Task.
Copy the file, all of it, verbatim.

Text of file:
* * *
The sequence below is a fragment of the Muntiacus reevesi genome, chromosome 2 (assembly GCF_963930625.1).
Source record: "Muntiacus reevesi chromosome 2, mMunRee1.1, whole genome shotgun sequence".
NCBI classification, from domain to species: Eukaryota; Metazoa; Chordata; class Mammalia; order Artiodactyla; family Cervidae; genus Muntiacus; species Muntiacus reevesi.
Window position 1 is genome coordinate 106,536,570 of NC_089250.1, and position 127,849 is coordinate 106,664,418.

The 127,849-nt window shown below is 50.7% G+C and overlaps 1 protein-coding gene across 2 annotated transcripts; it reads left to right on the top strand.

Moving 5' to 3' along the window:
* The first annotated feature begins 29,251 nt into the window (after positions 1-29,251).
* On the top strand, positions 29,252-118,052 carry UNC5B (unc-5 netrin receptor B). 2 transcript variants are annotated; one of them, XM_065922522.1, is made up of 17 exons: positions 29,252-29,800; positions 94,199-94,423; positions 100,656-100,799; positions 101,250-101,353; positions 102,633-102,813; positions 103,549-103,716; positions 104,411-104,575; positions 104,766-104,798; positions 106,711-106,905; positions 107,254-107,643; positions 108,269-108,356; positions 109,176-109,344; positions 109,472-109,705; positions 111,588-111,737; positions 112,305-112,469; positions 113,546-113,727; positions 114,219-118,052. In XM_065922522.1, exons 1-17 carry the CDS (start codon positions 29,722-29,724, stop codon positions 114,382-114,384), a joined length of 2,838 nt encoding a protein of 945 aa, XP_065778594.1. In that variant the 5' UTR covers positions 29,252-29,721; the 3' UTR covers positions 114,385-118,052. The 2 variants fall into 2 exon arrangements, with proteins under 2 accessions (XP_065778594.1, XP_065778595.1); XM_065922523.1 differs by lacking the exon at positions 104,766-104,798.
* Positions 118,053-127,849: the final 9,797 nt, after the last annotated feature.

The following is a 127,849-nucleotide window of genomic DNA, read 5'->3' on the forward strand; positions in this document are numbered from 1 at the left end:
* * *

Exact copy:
The sequence below is a fragment of the Muntiacus reevesi genome, chromosome 2 (assembly GCF_963930625.1).
Source record: "Muntiacus reevesi chromosome 2, mMunRee1.1, whole genome shotgun sequence".
NCBI classification, from domain to species: Eukaryota; Metazoa; Chordata; class Mammalia; order Artiodactyla; family Cervidae; genus Muntiacus; species Muntiacus reevesi.
Window position 1 is genome coordinate 106,536,570 of NC_089250.1, and position 127,849 is coordinate 106,664,418.

The 127,849-nt window shown below is 50.7% G+C and overlaps 1 protein-coding gene across 2 annotated transcripts; it reads left to right on the top strand.

Moving 5' to 3' along the window:
* The first annotated feature begins 29,251 nt into the window (after positions 1-29,251).
* On the top strand, positions 29,252-118,052 carry UNC5B (unc-5 netrin receptor B). 2 transcript variants are annotated; one of them, XM_065922522.1, is made up of 17 exons: positions 29,252-29,800; positions 94,199-94,423; positions 100,656-100,799; positions 101,250-101,353; positions 102,633-102,813; positions 103,549-103,716; positions 104,411-104,575; positions 104,766-104,798; positions 106,711-106,905; positions 107,254-107,643; positions 108,269-108,356; positions 109,176-109,344; positions 109,472-109,705; positions 111,588-111,737; positions 112,305-112,469; positions 113,546-113,727; positions 114,219-118,052. In XM_065922522.1, exons 1-17 carry the CDS (start codon positions 29,722-29,724, stop codon positions 114,382-114,384), a joined length of 2,838 nt encoding a protein of 945 aa, XP_065778594.1. In that variant the 5' UTR covers positions 29,252-29,721; the 3' UTR covers positions 114,385-118,052. The 2 variants fall into 2 exon arrangements, with proteins under 2 accessions (XP_065778594.1, XP_065778595.1); XM_065922523.1 differs by lacking the exon at positions 104,766-104,798.
* Positions 118,053-127,849: the final 9,797 nt, after the last annotated feature.

The following is a 127,849-nucleotide window of genomic DNA, read 5'->3' on the forward strand; positions in this document are numbered from 1 at the left end: